iv. Real Estate
Real estate has a complex relationship with inflation. On one hand, inflation makes all goods and service more expensive, including the inputs that go into construction, thereby increasing real estate prices. On the other hand, an increase in interest rates causes an increase in mortgage rates, which reduce consumer demand for new homes. We also often see an increase in rental prices during inflationary periods. These competing forces play out in unpredictable ways in the real economy.
v. Fixed Deposit
Fixed deposit returns barely beat inflation. An FD's real return may be negative with high inflation. Let’s say if an FD scheme offers 4.5% interest and inflation is 6.5%, then the real return is negative 2%(interest – inflation). To top this, the interest from FD is taxable. Now, the actual return is even lower. Thus the money loses purchasing power or devaluation of the capital on maturity.
Holding cash will not generate money. Only when you invest, money generates more money. Each rupee will buy a lower quantity of goods over time. Say you are purchasing 1 kg of rice for Rs 100, and in an inflationary economy, you may not be able to buy the same quantity for 100 one year later. Thus, holding cash will only lose its value. Therefore, always invest in assets that will help you generate inflation-beating returns.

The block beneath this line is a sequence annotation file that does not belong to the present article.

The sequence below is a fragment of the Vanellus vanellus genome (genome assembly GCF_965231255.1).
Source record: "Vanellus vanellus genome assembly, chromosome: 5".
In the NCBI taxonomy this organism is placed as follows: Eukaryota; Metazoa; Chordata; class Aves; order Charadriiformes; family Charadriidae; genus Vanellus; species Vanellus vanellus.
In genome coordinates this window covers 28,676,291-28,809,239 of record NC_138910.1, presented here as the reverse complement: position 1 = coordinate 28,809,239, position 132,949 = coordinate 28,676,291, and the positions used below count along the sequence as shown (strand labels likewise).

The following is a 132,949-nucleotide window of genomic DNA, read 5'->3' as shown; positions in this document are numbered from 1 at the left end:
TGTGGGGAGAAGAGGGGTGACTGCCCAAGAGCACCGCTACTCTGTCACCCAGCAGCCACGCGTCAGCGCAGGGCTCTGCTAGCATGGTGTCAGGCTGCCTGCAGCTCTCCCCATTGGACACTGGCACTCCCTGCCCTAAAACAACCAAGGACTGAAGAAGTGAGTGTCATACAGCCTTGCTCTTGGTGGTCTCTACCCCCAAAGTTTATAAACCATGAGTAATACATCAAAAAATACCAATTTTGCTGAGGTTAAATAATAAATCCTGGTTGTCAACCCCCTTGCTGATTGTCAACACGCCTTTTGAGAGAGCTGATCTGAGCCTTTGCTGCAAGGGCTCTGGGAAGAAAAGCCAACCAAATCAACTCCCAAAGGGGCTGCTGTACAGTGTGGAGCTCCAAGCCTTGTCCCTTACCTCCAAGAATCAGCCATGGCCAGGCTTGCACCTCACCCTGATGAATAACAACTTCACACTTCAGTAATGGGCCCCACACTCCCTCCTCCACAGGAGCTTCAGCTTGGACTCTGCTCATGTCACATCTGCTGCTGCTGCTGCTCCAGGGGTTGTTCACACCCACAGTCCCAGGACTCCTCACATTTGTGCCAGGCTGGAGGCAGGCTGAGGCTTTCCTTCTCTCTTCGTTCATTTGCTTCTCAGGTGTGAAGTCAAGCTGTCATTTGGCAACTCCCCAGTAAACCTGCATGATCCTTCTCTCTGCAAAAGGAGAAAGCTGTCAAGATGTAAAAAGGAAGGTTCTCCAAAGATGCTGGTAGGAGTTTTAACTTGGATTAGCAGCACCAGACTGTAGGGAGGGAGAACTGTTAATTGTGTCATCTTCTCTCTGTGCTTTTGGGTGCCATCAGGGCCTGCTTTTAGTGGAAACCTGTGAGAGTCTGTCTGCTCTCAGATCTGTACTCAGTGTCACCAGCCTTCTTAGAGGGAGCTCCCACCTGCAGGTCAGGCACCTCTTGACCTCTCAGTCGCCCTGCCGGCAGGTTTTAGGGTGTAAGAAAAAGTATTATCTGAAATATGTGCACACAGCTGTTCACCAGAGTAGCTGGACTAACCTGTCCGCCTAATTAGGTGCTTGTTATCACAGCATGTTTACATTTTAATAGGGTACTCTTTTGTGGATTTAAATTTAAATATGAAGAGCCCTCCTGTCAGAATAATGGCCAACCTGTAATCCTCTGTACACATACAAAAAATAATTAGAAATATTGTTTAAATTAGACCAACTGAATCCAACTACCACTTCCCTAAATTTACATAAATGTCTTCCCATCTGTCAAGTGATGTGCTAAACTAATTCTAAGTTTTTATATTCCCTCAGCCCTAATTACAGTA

Shortage of service or product and higher costs across the board (raw material, labour, rent, utilities, and gas) force businesses to raise prices. Furthermore, higher interest rates increase a company's capital costs. Thus, the growing costs make it harder for companies to reach good margins and profitability.
Inflation isn't just an increase in the price of one single good or service; it is the increase in the price of a basket of goods and services. Thus, everything is more expensive than a couple of years ago. The spending power of the consumers reduces, thus lowering the demand for goods and services. Higher interest rates will lower consumer borrowing. Therefore, everyone tends to pullback on discretionary spending.
How to manage inflation risk?
Diversification reduces inflation risk. Aim for an inflation-resistant portfolio. Investing in passive schemes like index mutual funds and ETFs will expose you to the industry’s best stocks. As they are the best players in their segments, the impact of market volatility will often be lower. Never panic looking at the short-term volatility. Always invest with a long-term horizon. During strong inflation, avoid holding cash and investing across long-term debt schemes. Thus, strategically allocate your funds to schemes that will help you generate inflation-beating returns over time.
Furthermore, you need to adopt watchful spending habits. Spending must be monitored, and avoid unnecessary purchases. Over time, spending changes will become more impactful.